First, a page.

One would have to be living under a rock or at the bottom of the ocean to not have heard about the disaster that took the lives of 15 members of the Saskatchewan SJHL hockey team the Humboldt Bronco’s. Much has been said, even when there hasn’t been a lot to say as the events of the incident are still being investigated.
I feel for the team members who were killed in this tragedy, and even more so for the survivors who have to carry the burden of survivor’s guilt with them for the rest of their lives.
I feel for the truck driver, who has to live with this on his conscience. I just thank God that he has been able to stay under the radar and that the trolls who have been attacking him have been kept to a minimum. He surely lives in jail cell of his own mind that he will never be able to escape, and that will be worse than any punishment the courts can hand out, if it goes that far. The RCMP continue to investigate all aspects of this incident, and I have faith in them that their investigation will draw the conclusions that are able to describe what caused this horrible event. If criminal acts resulted in this tragedy, the individuals responsible need to be held to account. If this is just a tragic accident on a poorly designed section of highway, I hope that the public can accept that, and call for changes to be made from their individual government bodies.
I feel for the first responders who were at the scene of this wreck. I know firsthand that as good as the training is, NOTHING can begin to prepare you for the sort of devastation that was witnessed by the responding emergency crews. I have heard it said by people not involved in first response that these responders should know what they are dealing with when they sign up for the job. There was even one point in my life, early in my public safety career that I would have echoed that sentiment. I’m not embarrassed to admit that. However these calls do take a toll on these who work on the front lines of public safety. Every accident, every death that we on the frontline are witness to chips away at our humanity. I am blessed that I never had to respond to a mass casualty event such as this in my career. The motor vehicle collisions I did respond to were bad enough. I remember one call in particular where two heavy vehicles had connected at speed. The devastation on that call is forever seared into my mind. I remember thinking that with the damage it looked like a bomb had gone off. By all accounts, from the pictures that have been released of this team involving the Humboldt team, being first on scene and witnessing this is almost impossible to imagine. My heart goes out to you guys who responded to this. I’m out of the game, but I am still on the sidelines watching and ready to help however I can.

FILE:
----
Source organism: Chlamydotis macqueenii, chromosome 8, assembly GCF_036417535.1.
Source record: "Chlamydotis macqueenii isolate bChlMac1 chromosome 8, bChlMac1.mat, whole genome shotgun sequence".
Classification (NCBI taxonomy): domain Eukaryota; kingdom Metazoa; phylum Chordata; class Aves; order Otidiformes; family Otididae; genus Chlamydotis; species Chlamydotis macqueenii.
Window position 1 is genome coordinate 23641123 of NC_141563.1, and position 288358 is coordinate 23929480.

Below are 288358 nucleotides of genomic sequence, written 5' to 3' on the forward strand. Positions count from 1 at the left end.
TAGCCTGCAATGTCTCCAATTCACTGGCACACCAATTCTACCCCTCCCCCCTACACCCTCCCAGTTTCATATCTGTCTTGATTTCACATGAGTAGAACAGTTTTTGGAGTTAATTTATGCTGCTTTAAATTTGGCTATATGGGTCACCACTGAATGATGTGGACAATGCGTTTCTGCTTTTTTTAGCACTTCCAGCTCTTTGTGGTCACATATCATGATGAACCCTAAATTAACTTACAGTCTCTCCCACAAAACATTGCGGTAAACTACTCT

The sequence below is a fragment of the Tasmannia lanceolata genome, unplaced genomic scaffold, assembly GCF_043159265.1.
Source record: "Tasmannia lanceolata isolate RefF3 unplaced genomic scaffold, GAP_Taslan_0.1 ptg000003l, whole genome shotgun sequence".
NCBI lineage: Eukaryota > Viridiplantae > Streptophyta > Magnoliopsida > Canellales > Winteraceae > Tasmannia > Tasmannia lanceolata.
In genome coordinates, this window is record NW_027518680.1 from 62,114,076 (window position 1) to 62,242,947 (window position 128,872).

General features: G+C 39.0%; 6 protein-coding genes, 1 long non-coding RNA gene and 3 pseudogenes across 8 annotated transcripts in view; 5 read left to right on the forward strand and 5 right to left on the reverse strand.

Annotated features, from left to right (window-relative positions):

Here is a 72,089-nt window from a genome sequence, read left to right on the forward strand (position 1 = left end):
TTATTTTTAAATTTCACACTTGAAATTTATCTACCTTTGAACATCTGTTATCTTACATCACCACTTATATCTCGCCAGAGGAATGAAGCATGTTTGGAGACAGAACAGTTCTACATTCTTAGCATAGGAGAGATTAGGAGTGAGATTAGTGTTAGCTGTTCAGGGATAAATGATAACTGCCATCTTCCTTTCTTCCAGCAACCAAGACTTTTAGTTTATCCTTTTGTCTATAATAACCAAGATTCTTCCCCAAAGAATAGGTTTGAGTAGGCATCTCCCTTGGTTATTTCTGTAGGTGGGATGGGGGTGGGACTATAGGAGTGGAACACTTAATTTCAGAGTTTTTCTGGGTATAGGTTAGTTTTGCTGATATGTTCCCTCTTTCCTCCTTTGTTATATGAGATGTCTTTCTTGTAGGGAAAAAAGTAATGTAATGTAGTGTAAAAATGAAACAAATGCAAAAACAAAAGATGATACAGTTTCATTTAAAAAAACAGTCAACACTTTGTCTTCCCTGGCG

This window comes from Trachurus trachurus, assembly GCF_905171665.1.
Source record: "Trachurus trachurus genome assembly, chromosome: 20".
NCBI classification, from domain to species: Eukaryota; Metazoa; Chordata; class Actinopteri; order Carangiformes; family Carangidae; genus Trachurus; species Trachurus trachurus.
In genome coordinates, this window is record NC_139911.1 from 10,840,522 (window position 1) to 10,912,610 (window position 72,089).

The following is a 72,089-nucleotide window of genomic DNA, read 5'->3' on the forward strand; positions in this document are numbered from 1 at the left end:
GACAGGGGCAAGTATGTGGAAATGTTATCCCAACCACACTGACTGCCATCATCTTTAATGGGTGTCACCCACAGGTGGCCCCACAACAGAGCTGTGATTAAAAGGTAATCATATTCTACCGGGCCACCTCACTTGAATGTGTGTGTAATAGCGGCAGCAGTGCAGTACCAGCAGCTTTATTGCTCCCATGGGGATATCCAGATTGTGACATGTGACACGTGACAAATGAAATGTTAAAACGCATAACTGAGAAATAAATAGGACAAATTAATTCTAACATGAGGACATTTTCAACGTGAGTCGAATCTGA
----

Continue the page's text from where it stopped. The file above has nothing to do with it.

To any first responders who have found themselves in the aftermath of witnessing the worst that any of us can see, I’m standing beside you. I know that initially you will shrug things off. You will get back into routine, and you will get back on the apparatus the next time the tones drop. But you will be changed. Maybe not obviously at first, but it will build in time. I urge you to reach out. Take advantage of any critical incident stress debriefings that are offered. Find someone to talk to. A friend. A colleague. A pastor. For your own sake, talk it out, make sense of what happened in your own mind. For the next days and weeks self care is going to be of prime importance. Be nice to yourself and get in front of this building pressure before you reach for harmful outlets, be it be alcohol, drugs, or self harm. Get in front of it so you can remain effective doing the job you love. I didn’t deal as well as I should have, and I burnt out spectacularly to the point where I can not return, and I do not wish for anyone else to have that happen.
Thank a first responder for all that they do. You may make their day. I know that tomorrow I am going down to our local coffee shop and setting up a $20 gift card for our local crews.